St. Joseph’s Indian School uses preprinted images on reply envelopes
I’ve written several times this year about Boys Town mailings containing business reply envelopes bearing cinderella stamps or even preprinted pictures of approximately the same size as United States definitive stamps. St. Joseph’s Indian School of Chamberlain, South Dakota, appears to be adopting similar tactics as the business reply envelope included in a mailing that I received from that organization this week shows.
This envelope has three identical copies of an image of a blue and yellow bird on a white background. (I’m no ornithologist, so I can’t comment on what type of bird is represented.) The design appears to be intended to mimic the size and positioning of real United States postage stamps if the envelope had such stamps attached.
When I inquired with Boys Town about their mailings, they indicated that applying a few low-denomination postage stamps to their business reply envelopes boosted response rates sufficiently to more than cover the expense of the stamps, and that cinderella stamps or labels placed appropriately did the same thing. Considering that the use of preprinted images on business reply envelopes appears to be spreading to other charities, I can only conclude that someone has decided that those are just effective as either real stamps or cinderellas.
Earlier today, I received a copy of Purgatory Post’s newest local post issue, a 3-sola stamp picturing New Hampshire’s Melvin Bridge. The covered bridge was built around 1860 and stood for over a century.
Although this is the latest of Scott Abbot’s covered bridge stamps, it actually fills a gap in between two previously issued Purgatory Post stamps. Scott tells me that the state’s official list includes only bridges that are still standing, and the Melvin Bridge was burned by arsonists in 1965, so it was not until he recently located an old book with a complete list that he knew which bridge was #3. A stamp for bridge #11, which was previously omitted for the same reason, should also be forthcoming at a future date.
As you may have noticed, the denomination of this stamp and others in the series match the bridge numbers, so in spite of being issued out of order, this stamp will be easy to insert into the correct position in the series.
Muskogee first day cover a highlight of my collection
For most of us stamp collectors, there are certain items that we never expect to be able to add to our collections. The vast majority of us, for example, will never own an Inverted Jenny, or even one of the imperforate Bugs Bunny panes. We admire such items from afar, but our collections are made up mainly of common material.
You may be aware that the 14¢ American Indian stamp is near and dear to my heart. While I keep an eye out for solo uses and plate varieties of that stamp, I thought my first day cover postmarked in Washington, D.C., was probably the most expensive 14¢ piece that I would ever own. The other items of particular note listed in Scott have catalogue values that are simply out of my league. They were for all practical purposes in the same category as the Inverted Jenny: nice to look at, but not something I would ever own.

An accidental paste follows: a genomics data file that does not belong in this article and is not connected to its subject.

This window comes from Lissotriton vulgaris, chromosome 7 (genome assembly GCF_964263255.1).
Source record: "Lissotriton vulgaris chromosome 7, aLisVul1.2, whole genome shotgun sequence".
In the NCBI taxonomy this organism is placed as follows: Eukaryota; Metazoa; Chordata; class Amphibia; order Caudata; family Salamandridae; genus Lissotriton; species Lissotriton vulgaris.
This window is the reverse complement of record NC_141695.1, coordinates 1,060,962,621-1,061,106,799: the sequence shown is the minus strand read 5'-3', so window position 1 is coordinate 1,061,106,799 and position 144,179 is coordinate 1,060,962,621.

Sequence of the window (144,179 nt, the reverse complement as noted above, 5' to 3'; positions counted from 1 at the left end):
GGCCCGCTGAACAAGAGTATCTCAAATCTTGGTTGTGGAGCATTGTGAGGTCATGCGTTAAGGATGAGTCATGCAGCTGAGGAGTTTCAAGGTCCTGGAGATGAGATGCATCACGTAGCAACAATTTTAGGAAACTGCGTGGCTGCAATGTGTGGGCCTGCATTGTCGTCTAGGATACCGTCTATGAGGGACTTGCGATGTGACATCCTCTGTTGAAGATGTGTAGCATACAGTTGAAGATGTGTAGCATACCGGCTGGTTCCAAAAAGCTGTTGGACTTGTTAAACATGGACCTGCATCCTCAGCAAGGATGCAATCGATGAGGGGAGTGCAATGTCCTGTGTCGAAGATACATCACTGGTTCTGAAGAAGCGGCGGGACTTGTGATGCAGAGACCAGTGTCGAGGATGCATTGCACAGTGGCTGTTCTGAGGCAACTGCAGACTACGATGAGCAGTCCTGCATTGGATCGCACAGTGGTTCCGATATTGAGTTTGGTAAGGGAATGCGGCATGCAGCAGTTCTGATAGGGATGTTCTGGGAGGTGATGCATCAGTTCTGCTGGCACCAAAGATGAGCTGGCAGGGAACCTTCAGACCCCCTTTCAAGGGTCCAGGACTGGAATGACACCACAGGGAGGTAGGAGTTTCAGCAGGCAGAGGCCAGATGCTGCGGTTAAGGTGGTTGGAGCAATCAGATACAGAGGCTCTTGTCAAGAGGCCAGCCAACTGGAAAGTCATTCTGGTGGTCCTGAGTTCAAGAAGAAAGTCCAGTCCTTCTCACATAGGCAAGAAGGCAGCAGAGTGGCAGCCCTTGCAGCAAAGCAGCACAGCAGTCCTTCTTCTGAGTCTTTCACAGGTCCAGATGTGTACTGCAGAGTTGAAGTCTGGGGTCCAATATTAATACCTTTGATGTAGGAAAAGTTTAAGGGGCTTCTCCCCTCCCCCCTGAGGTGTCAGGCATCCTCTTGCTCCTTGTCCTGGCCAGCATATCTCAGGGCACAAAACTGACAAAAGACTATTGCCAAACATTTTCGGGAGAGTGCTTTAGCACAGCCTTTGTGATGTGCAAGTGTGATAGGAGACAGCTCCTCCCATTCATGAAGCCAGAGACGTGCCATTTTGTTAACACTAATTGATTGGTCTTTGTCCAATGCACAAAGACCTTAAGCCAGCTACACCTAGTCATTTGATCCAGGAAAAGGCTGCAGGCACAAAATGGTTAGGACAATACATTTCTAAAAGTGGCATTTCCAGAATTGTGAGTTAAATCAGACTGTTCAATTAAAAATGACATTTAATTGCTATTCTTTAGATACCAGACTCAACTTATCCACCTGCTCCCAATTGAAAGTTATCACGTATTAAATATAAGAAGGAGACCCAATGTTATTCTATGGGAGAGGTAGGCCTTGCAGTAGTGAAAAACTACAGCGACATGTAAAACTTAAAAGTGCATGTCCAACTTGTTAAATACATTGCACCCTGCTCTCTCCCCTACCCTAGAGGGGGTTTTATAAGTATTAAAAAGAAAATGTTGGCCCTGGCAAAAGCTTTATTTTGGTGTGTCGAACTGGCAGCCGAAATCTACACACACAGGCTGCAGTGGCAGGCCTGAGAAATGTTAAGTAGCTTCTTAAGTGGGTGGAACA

Last month, however, I had the opportunity to purchase a 14¢ American Indian FDC used in Muskogee, Oklahoma, the other first day city. I had to think about it for a while because although the asking price was well below catalogue value, it was also a lot more than I had ever paid for any stamp or cover. Ultimately, though, I decided to take the plunge, and here is my new acquisition in all its delightful glory.
This piece is without question a highlight of my collection, and one that is really only rivaled by the commercial solo usages of this stamp that I’ve acquired, and as you might imagine, I’m quite excited about it.
This week, I received another Boys Town mailing, this one like the first having a business reply envelope with several self-adhesive cinderella stamps attached to it.
As you can see, the cinderellas or stickers on this envelope are different than the ones used on the first mailing in that the design is simpler, but there’s also something familiar about it. It appears to me that the newer labels use the same basic hydrangea artwork, but without having the appearance of a seed packet.
I think that the cinderellas on the first envelope that I received earlier in the year are more attractive, but this is an interesting curio to tuck away in my collection. It’s not likely to ever have any particular value, but as I’ve observed previously, it seems like the sort of thing where not many are likely to be saved.
How would you like to own your very own antique Rosback pinhole perforator for just a penny? Someone could come away with just that with a seller in Baton Rouge, Louisiana, offering a full-size Rosback that appears to date from the 1930s with a starting bid of $0.01 or a buy-it-now price of $150.
That’s not to say that there wouldn’t be some additional costs involved even if you were the only bidder. For one thing, the seller is offering local pick-up only, so you would have to figure out a way to get the machine from Baton Rouge to wherever you are. In addition, this Rosback looks as though it has seen better days. At a minimum, you would have to build a new table, and to make use of the full width of the perforator, you would need to find some metal bars to hold down the pins along the right end. And I have no idea what condition the pins may be in.
I’m way too far from Baton Rouge to give this one any consideration, but I do hope someone puts in a bid with the idea of doing something creative with this machine, not just scrapping it for the metal value. It should be an interesting lot to watch.